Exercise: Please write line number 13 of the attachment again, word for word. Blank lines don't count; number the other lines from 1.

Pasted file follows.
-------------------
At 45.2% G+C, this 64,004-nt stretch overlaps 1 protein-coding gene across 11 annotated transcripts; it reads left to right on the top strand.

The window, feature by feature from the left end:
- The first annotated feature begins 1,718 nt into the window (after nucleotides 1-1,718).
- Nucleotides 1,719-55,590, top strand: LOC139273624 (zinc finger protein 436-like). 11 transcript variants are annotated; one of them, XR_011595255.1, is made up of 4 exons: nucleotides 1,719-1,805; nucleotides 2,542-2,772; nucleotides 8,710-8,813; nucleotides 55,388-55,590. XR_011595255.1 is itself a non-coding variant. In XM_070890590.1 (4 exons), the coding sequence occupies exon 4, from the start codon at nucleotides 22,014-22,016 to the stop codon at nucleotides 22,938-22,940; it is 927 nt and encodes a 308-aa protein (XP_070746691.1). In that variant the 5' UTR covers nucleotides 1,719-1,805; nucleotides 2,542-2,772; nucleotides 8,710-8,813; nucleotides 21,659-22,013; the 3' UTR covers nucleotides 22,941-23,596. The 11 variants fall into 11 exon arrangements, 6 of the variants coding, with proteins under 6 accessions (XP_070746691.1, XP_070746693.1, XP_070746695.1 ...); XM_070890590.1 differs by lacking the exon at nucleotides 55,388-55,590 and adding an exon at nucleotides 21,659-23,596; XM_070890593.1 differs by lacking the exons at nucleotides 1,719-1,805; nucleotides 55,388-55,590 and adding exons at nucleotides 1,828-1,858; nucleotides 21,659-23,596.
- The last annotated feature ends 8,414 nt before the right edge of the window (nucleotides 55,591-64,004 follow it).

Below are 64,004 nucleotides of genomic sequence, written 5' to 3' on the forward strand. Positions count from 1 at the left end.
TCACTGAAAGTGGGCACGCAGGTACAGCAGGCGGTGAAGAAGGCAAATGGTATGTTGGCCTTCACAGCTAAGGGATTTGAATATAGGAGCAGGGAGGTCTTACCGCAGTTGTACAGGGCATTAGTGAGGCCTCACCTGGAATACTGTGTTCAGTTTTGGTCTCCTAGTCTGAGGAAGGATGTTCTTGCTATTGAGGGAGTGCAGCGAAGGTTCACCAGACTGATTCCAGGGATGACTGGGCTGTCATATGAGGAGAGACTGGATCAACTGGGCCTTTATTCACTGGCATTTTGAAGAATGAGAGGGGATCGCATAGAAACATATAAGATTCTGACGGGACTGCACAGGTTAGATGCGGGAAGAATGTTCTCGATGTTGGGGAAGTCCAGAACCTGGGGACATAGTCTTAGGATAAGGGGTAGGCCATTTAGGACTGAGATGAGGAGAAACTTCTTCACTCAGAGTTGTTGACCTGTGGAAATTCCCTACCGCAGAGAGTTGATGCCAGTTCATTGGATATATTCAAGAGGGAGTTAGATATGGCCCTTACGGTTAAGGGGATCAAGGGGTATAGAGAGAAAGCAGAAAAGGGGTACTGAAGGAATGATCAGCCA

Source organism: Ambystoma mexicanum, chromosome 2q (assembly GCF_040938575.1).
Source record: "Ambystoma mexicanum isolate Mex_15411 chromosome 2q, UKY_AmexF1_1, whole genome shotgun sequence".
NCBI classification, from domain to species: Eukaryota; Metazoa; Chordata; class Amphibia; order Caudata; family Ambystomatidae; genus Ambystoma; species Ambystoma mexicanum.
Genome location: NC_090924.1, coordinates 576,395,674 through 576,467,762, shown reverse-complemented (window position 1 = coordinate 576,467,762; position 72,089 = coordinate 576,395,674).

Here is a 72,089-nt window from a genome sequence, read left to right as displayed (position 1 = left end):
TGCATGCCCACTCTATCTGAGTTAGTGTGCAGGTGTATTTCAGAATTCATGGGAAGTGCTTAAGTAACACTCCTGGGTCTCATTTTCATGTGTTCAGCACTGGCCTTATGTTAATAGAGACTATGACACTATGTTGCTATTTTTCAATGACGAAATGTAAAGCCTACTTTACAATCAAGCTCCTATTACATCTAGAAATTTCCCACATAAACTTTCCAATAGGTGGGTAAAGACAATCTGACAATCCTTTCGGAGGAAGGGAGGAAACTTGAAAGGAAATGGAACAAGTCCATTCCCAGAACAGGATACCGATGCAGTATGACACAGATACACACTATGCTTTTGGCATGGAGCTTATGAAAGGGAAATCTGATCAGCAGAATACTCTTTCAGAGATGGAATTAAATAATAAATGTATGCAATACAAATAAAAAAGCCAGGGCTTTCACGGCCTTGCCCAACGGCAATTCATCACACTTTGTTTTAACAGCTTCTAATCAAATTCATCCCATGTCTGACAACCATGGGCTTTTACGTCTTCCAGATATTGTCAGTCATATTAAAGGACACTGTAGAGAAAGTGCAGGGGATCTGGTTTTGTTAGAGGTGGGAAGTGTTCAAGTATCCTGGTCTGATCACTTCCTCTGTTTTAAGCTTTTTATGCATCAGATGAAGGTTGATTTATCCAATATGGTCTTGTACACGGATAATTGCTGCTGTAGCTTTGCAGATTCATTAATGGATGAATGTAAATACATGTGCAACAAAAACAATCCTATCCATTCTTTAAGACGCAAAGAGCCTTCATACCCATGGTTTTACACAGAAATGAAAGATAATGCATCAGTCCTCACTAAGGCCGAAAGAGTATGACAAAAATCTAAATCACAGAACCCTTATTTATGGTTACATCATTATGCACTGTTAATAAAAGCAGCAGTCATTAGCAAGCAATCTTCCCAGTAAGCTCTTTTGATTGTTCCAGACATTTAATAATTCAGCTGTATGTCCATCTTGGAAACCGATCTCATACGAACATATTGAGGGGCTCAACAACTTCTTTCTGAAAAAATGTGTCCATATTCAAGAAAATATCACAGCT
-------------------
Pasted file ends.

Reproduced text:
TGCATGCCCACTCTATCTGAGTTAGTGTGCAGGTGTATTTCAGAATTCATGGGAAGTGCTTAAGTAACACTCCTGGGTCTCATTTTCATGTGTTCAGCACTGGCCTTATGTTAATAGAGACTATGACACTATGTTGCTATTTTTCAATGACGAAATGTAAAGCCTACTTTACAATCAAGCTCCTATTACATCTAGAAATTTCCCACATAAACTTTCCAATAGGTGGGTAAAGACAATCTGACAATCCTTTCGGAGGAAGGGAGGAAACTTGAAAGGAAATGGAACAAGTCCATTCCCAGAACAGGATACCGATGCAGTATGACACAGATACACACTATGCTTTTGGCATGGAGCTTATGAAAGGGAAATCTGATCAGCAGAATACTCTTTCAGAGATGGAATTAAATAATAAATGTATGCAATACAAATAAAAAAGCCAGGGCTTTCACGGCCTTGCCCAACGGCAATTCATCACACTTTGTTTTAACAGCTTCTAATCAAATTCATCCCATGTCTGACAACCATGGGCTTTTACGTCTTCCAGATATTGTCAGTCATATTAAAGGACACTGTAGAGAAAGTGCAGGGGATCTGGTTTTGTTAGAGGTGGGAAGTGTTCAAGTATCCTGGTCTGATCACTTCCTCTGTTTTAAGCTTTTTATGCATCAGATGAAGGTTGATTTATCCAATATGGTCTTGTACACGGATAATTGCTGCTGTAGCTTTGCAGATTCATTAATGGATGAATGTAAATACATGTGCAACAAAAACAATCCTATCCATTCTTTAAGACGCAAAGAGCCTTCATACCCATGGTTTTACACAGAAATGAAAGATAATGCATCAGTCCTCACTAAGGCCGAAAGAGTATGACAAAAATCTAAATCACAGAACCCTTATTTATGGTTACATCATTATGCACTGTTAATAAAAGCAGCAGTCATTAGCAAGCAATCTTCCCAGTAAGCTCTTTTGATTGTTCCAGACATTTAATAATTCAGCTGTATGTCCATCTTGGAAACCGATCTCATACGAACATATTGAGGGGCTCAACAACTTCTTTCTGAAAAAATGTGTCCATATTCAAGAAAATATCACAGCT